Thursday, February 2, 2012

A John Grisham Novel

The former Reagan speech writer, Peggy Noonan, had it about right in her January 21, 2012, column in the Wall Street Journal, when she said:

“We have entered a new phase, the John Grisham novel, secret off-shore bank account, broken love, the testimony of anguished ex-wives; ‘He wanted an open marriage. A battered old veteran emerges from the background and, in his electoral death throes, provides secret information – ‘I’m for Newt’ – that he hopes will upend a dirty, rotten establishment. A vest-wearing choir boy turns out to be the unknown winner of that case back in Iowa. And all this against the backdrop of a mysterious firm that moves in and destroys communities – ‘when Mitt Romney came to town…’ – while its CEO pays nothing in taxes.”

I agree with Peggy’s analysis when she said: “What’s happening out there on the trail is a great story. But it’s not a good story. And the past few days it didn’t feel like a story that was going to end well.” The Republican free-for-all of 2012 has confirmed once again what many have been saying for months, if not years - that there are two major wings of the national Republican Party: the “economic issue Republicans” and the “social issue Republicans”. This schism was first clearly demonstrated on the national level in the epic Republican primary battle of 1976 between the conservative forces of the challenger, Ronald Reagan, against the more moderate forces of the sitting Republican President, Gerald Ford. In that year, Gerald Ford had served as Vice-President by virtue of an appointment by Richard Nixon, who later resigned as a result of the Watergate scandals and allowed Ford to take his place. Once he became President, Ford promptly appointed Governor Nelson Rockefeller of New York as his Vice-President and kept his friend, Henry Kissinger, on as his Secretary of State.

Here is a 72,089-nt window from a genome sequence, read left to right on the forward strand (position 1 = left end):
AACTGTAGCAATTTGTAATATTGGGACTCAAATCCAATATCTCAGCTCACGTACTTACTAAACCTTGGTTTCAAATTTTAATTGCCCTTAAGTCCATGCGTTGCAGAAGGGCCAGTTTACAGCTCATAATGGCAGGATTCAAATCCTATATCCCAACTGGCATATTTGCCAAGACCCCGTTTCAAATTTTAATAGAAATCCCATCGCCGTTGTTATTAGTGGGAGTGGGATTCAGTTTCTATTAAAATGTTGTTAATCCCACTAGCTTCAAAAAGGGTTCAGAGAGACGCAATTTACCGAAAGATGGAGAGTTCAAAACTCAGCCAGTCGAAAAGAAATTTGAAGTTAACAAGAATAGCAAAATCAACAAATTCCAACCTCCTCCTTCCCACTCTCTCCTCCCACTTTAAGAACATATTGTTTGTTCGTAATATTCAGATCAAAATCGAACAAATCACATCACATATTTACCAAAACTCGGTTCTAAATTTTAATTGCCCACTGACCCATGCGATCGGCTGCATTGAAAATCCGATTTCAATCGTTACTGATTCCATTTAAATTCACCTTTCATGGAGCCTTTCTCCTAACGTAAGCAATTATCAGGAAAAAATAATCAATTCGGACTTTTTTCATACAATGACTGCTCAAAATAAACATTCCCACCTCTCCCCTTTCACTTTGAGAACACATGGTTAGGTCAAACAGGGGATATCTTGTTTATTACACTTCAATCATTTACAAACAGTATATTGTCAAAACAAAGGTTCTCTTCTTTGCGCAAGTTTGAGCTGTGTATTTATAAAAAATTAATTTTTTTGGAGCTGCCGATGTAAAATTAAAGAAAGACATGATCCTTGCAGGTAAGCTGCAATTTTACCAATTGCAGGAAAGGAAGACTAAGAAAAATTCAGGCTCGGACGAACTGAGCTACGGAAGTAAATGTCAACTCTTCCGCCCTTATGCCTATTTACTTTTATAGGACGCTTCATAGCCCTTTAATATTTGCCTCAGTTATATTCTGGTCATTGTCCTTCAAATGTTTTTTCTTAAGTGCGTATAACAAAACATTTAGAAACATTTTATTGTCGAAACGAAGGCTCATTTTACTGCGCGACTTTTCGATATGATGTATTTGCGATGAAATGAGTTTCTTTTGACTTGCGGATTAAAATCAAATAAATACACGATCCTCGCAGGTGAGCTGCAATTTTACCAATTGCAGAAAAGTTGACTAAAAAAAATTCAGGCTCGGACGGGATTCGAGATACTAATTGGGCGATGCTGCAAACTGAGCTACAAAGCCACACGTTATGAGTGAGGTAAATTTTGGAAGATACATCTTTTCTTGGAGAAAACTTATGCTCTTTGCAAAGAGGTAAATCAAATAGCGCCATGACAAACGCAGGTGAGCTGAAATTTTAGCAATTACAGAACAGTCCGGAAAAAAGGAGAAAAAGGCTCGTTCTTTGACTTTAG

Rockefeller and Kissinger were despised by the Reaganites and the followers of Barry Goldwater, who often said they would like to saw-off the northeastern portion of the United States and let it drift out into the Atlantic. They had particular disdain for the “Rockefeller Republicans”, and Vice-President Rockefeller ultimately agreed to step down and let Senator Bob Dole of Kansas become Ford’s running mate (after Ford barely defeated Reagan for the Republican nomination in 1976) in his campaign to be elected President on his own against Democrat Jimmy Carter.

As stated by Gerald Seib in his Wall Street Journal article dated January 17, 2012, the economic establishment faction of the Republican Party says economic growth and job creation are far and away the most important issues in the 2012 election; and all other concerns are secondary. This is essentially the Romney message in this year’s Republican Primary and the message of his supporters based in Massachusetts and the northeast. As Seib points out, Romney pushes his spectacular success in the business world, which explains why Gingrich attacks Romney’s experience running Baine Capital and charges that the private-equity firm, while making money for investors, was actually dismantling companies and “shedding jobs”.

The social-issue Republicans (often referred to in the news media as “evangelicals” or “born-again Republicans”), believe that traditional family values are of much greater importance than do most of their more secular fellow Republicans of the northeast. Gingrich and Rick Santorum criticize Romney’s record and position on guns, abortion, and other social issues. This explains why Romney emphasizes Gingrich’s ethics problems which he encountered while Speaker of the House and why Romney charges that Gingrich resigned as Speaker of the House “in disgrace”.

There are two other smaller factions in the Republican Party which Mr. Seib refers to as “the deficit faction” and “the national security faction”, which emphasizes a strong military and national security. The patron saint of the deficit faction is Ron Paul, who is basically an isolationist and in favor of massive cuts in federal spending, while at the same time promoting economic growth.

So there we have it: an authentic, northeastern establishment, Rockefeller Republican pitted against the former Speaker of the House of Representatives, who has heavy baggage on family values and ethics issues. Waiting in the wings, yet to be fully assaulted by the Super PACS, is former Senator Rick Santorum of Pennsylvania, who lost by almost 20 points the last time he ran for the U.S. Senate in his home state.

I note that Michael Reagan is supporting Gingrich while most establishment Republicans, like Bob Dole and George H. W. Bush, are all supporting Romney. How will the ultimate Republican winner look to the voters by the fall? What are independents going to think of our nominee? Peggy Noonan gave the following opinion:

“We all know politics ain’t beanbag, but it’s not supposed to be clown-car Indy 500 with cars hitting the wall and guys in wigs littering the track.

There’s been a lot of damage. We lose sense of it day to day, but in the aggregate it’s going to prove considerable.”

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